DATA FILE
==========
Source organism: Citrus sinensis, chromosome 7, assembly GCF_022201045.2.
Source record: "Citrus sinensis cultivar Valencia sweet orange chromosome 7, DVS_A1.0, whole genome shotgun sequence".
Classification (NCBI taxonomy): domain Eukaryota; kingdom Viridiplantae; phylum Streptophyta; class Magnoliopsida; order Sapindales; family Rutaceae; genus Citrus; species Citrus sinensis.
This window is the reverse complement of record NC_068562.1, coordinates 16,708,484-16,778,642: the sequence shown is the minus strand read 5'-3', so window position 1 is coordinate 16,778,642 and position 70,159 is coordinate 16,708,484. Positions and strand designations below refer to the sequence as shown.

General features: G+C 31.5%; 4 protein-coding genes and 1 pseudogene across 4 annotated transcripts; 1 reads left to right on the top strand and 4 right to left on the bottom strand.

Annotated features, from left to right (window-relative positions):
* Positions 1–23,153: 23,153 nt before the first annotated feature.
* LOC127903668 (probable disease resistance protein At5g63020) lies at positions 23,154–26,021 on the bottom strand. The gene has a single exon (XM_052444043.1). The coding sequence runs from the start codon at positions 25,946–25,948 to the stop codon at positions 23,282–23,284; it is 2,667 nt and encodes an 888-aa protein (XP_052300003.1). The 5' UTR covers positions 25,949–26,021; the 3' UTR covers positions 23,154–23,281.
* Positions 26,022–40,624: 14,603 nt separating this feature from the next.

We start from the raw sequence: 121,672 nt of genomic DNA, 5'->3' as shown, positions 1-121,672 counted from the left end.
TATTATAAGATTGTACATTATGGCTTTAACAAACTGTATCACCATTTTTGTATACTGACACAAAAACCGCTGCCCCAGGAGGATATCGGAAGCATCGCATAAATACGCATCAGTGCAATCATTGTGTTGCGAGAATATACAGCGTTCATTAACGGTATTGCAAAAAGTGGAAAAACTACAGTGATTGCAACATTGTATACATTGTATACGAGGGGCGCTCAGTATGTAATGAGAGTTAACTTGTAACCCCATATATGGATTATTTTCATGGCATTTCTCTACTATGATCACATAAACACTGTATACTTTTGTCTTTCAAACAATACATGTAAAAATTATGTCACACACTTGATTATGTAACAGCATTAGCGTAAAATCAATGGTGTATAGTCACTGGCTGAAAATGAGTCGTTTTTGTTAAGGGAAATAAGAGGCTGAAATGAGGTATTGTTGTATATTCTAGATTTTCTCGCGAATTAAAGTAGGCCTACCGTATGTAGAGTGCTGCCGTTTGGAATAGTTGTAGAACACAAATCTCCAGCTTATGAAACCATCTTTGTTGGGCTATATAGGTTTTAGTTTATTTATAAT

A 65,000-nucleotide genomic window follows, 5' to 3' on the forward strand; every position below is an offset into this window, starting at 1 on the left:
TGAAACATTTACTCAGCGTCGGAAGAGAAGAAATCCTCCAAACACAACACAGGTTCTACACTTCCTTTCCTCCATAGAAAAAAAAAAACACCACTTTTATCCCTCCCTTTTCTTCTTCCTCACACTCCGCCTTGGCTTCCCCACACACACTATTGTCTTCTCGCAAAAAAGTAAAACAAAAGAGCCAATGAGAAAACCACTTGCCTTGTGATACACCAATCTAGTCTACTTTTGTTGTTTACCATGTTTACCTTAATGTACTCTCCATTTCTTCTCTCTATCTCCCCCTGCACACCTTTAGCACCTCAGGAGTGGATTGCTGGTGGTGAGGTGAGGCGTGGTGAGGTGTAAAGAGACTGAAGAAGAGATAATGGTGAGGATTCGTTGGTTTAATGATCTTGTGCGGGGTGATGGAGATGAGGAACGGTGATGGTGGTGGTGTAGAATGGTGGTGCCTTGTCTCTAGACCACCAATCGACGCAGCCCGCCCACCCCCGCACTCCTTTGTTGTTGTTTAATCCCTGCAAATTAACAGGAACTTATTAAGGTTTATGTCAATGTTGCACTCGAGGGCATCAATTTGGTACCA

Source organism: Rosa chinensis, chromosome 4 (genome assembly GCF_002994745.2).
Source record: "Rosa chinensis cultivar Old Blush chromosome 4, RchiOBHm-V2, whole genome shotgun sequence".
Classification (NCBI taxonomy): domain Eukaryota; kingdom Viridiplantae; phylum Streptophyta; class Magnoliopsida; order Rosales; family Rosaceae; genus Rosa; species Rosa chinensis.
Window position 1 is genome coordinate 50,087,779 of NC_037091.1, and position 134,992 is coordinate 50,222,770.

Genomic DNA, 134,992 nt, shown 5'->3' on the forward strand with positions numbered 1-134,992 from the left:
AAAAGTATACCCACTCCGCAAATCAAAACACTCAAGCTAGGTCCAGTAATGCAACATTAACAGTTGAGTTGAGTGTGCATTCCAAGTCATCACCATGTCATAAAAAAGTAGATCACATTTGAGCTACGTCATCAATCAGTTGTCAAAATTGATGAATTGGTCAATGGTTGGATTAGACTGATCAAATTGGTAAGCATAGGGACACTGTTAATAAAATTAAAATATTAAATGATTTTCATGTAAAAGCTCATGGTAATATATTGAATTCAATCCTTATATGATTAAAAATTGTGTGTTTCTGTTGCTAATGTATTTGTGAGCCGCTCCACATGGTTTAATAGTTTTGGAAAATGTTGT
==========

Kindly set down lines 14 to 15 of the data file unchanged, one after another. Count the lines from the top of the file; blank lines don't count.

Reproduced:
Source organism: Rosa chinensis, chromosome 4 (genome assembly GCF_002994745.2).
Source record: "Rosa chinensis cultivar Old Blush chromosome 4, RchiOBHm-V2, whole genome shotgun sequence".